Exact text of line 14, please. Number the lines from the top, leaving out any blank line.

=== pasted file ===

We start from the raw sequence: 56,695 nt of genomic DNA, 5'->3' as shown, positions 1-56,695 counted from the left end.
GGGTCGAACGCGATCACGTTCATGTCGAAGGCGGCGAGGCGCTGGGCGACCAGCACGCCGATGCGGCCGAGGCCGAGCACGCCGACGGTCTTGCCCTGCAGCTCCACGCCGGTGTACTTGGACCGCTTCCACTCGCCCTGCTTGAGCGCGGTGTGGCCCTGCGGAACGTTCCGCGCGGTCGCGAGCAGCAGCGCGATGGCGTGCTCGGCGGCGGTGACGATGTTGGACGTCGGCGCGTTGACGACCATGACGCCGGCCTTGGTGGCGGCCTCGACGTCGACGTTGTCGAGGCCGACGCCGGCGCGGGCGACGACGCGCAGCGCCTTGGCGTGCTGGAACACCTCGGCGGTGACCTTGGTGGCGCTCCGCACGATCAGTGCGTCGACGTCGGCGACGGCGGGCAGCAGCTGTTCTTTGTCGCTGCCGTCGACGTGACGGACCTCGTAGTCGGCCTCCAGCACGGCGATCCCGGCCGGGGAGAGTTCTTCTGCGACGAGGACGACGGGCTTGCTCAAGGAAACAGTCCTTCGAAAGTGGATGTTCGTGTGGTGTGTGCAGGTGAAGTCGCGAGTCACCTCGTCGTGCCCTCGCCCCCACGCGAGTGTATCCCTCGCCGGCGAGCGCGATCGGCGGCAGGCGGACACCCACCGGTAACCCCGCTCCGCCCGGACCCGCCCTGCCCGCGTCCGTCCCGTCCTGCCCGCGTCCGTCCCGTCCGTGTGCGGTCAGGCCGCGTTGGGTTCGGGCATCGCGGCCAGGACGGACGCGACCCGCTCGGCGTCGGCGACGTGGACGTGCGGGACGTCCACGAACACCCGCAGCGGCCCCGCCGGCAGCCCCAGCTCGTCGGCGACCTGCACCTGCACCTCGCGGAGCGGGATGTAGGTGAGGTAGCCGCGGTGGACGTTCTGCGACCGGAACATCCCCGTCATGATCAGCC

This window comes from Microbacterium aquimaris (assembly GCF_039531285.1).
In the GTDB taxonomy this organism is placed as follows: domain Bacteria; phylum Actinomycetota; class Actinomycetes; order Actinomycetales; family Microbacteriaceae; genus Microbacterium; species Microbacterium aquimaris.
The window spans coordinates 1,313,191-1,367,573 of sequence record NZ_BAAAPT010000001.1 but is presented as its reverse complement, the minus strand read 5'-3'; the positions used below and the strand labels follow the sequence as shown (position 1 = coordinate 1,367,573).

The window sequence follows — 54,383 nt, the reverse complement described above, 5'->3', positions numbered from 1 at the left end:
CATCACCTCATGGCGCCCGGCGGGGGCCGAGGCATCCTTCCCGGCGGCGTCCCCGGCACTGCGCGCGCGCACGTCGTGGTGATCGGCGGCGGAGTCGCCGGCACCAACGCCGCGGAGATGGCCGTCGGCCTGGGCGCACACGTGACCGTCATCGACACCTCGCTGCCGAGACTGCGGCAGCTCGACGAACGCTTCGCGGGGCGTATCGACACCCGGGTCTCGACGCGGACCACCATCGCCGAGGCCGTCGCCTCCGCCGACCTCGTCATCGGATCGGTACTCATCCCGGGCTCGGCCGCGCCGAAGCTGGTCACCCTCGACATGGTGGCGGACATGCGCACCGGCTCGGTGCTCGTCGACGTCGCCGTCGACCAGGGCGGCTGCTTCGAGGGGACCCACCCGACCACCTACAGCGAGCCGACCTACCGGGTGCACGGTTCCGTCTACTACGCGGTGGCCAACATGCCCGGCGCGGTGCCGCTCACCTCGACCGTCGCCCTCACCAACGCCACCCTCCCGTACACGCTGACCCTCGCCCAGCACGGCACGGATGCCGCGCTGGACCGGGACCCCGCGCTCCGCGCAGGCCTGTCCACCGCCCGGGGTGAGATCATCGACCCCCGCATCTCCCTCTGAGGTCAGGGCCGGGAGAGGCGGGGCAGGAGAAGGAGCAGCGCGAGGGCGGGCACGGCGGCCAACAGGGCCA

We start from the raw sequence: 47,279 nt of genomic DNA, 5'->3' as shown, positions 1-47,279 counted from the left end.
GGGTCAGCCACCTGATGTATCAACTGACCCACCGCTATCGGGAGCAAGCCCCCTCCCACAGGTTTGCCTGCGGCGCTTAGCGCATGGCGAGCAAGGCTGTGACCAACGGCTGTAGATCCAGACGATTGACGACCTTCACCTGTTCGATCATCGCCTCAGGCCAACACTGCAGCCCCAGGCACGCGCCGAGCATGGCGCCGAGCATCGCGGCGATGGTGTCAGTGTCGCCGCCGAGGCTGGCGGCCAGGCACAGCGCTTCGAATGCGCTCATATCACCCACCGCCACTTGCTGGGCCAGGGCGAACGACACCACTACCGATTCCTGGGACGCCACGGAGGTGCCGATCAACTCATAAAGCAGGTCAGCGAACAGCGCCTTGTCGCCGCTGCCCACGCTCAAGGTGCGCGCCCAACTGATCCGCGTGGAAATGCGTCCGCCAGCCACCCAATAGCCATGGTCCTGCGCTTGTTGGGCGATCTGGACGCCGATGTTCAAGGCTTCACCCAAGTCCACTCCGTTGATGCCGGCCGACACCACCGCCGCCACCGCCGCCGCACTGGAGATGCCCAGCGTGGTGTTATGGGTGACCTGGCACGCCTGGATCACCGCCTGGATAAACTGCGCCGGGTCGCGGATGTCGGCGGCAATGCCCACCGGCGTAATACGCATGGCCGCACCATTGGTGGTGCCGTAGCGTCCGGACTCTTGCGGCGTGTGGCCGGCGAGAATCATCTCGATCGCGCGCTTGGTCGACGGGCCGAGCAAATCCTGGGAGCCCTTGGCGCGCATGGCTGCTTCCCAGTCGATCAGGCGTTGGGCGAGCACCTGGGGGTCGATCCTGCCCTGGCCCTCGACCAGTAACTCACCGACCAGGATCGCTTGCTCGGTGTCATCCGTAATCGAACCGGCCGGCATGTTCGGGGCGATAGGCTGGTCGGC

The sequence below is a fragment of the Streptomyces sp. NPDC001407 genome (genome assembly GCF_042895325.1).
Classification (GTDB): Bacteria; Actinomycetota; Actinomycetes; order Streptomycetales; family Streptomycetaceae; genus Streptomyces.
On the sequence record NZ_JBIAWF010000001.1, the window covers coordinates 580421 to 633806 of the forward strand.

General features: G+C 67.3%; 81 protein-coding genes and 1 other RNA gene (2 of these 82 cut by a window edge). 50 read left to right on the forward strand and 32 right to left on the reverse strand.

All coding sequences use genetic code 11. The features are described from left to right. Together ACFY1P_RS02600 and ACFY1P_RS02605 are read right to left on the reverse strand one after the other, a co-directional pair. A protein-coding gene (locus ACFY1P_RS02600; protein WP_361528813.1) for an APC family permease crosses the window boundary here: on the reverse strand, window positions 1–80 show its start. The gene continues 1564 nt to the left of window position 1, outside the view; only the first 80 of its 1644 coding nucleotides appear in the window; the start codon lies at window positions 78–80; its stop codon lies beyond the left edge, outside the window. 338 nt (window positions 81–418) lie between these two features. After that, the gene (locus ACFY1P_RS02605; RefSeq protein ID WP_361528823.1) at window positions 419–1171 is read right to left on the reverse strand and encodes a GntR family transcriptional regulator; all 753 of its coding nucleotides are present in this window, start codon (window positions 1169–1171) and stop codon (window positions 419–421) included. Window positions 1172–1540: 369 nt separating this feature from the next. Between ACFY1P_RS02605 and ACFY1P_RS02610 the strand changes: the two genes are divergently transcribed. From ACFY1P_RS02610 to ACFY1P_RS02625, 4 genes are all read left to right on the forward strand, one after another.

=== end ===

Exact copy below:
All coding sequences use genetic code 11. The features are described from left to right. Together ACFY1P_RS02600 and ACFY1P_RS02605 are read right to left on the reverse strand one after the other, a co-directional pair. A protein-coding gene (locus ACFY1P_RS02600; protein WP_361528813.1) for an APC family permease crosses the window boundary here: on the reverse strand, window positions 1–80 show its start. The gene continues 1564 nt to the left of window position 1, outside the view; only the first 80 of its 1644 coding nucleotides appear in the window; the start codon lies at window positions 78–80; its stop codon lies beyond the left edge, outside the window. 338 nt (window positions 81–418) lie between these two features. After that, the gene (locus ACFY1P_RS02605; RefSeq protein ID WP_361528823.1) at window positions 419–1171 is read right to left on the reverse strand and encodes a GntR family transcriptional regulator; all 753 of its coding nucleotides are present in this window, start codon (window positions 1169–1171) and stop codon (window positions 419–421) included. Window positions 1172–1540: 369 nt separating this feature from the next. Between ACFY1P_RS02605 and ACFY1P_RS02610 the strand changes: the two genes are divergently transcribed. From ACFY1P_RS02610 to ACFY1P_RS02625, 4 genes are all read left to right on the forward strand, one after another.